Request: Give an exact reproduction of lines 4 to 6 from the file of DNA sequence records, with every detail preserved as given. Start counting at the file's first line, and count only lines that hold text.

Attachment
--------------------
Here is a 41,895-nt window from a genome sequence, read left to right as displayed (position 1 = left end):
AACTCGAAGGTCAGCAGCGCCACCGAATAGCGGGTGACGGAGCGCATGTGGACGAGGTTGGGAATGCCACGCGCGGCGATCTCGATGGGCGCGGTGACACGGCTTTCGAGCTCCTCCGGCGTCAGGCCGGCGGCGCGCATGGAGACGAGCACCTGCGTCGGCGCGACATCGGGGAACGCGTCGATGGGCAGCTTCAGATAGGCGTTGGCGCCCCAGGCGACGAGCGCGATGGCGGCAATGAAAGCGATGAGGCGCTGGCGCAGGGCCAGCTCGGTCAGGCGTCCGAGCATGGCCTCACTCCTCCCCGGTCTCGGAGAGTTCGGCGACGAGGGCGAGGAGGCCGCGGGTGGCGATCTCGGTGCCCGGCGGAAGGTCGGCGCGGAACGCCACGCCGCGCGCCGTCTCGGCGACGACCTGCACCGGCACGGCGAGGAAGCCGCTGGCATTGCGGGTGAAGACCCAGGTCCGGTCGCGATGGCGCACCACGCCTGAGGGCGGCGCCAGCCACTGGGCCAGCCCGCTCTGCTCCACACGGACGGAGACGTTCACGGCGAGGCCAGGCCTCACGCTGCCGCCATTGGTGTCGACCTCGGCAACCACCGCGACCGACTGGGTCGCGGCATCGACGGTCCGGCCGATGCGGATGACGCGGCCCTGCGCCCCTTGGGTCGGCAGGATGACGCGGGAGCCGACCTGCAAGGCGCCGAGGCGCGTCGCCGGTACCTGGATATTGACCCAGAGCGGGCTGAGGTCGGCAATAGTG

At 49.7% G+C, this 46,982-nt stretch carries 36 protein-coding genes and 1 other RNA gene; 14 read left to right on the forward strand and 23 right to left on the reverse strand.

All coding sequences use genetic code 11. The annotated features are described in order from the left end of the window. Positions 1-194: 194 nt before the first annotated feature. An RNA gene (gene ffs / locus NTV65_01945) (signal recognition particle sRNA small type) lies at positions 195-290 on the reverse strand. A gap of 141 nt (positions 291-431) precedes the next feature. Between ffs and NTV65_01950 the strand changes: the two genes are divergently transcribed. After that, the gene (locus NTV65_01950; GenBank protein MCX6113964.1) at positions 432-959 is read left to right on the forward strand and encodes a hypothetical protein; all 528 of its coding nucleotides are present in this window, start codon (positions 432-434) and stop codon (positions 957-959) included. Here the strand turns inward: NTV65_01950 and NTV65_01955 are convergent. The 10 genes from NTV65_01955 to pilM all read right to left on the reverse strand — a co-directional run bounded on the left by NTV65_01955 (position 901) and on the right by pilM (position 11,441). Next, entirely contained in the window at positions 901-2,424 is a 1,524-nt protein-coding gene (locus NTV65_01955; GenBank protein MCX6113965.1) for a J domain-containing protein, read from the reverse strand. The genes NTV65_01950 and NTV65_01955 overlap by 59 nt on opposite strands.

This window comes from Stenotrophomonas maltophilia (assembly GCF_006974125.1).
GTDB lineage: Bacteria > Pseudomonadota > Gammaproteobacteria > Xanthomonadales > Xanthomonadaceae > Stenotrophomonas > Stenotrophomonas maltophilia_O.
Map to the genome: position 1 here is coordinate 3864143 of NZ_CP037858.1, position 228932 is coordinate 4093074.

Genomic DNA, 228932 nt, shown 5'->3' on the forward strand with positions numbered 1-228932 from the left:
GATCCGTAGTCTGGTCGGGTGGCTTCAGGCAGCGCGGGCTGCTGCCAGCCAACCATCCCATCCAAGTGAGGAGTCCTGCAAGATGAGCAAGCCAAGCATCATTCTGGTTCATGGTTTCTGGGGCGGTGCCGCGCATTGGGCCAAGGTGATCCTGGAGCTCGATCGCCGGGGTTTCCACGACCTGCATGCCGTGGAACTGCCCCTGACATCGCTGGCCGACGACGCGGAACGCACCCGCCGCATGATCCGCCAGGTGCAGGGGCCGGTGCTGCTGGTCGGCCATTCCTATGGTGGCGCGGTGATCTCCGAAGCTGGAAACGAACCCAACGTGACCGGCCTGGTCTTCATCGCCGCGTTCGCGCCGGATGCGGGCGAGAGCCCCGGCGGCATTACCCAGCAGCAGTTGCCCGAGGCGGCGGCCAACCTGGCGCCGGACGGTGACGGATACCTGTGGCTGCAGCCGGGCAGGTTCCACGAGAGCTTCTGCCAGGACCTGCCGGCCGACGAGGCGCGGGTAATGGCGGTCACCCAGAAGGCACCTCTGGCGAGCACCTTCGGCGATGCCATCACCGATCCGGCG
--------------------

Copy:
All coding sequences use genetic code 11. The annotated features are described in order from the left end of the window. Positions 1-194: 194 nt before the first annotated feature. An RNA gene (gene ffs / locus NTV65_01945) (signal recognition particle sRNA small type) lies at positions 195-290 on the reverse strand. A gap of 141 nt (positions 291-431) precedes the next feature. Between ffs and NTV65_01950 the strand changes: the two genes are divergently transcribed. After that, the gene (locus NTV65_01950; GenBank protein MCX6113964.1) at positions 432-959 is read left to right on the forward strand and encodes a hypothetical protein; all 528 of its coding nucleotides are present in this window, start codon (positions 432-434) and stop codon (positions 957-959) included. Here the strand turns inward: NTV65_01950 and NTV65_01955 are convergent. The 10 genes from NTV65_01955 to pilM all read right to left on the reverse strand — a co-directional run bounded on the left by NTV65_01955 (position 901) and on the right by pilM (position 11,441). Next, entirely contained in the window at positions 901-2,424 is a 1,524-nt protein-coding gene (locus NTV65_01955; GenBank protein MCX6113965.1) for a J domain-containing protein, read from the reverse strand. The genes NTV65_01950 and NTV65_01955 overlap by 59 nt on opposite strands.

This window comes from Stenotrophomonas maltophilia (assembly GCF_006974125.1).
GTDB lineage: Bacteria > Pseudomonadota > Gammaproteobacteria > Xanthomonadales > Xanthomonadaceae > Stenotrophomonas > Stenotrophomonas maltophilia_O.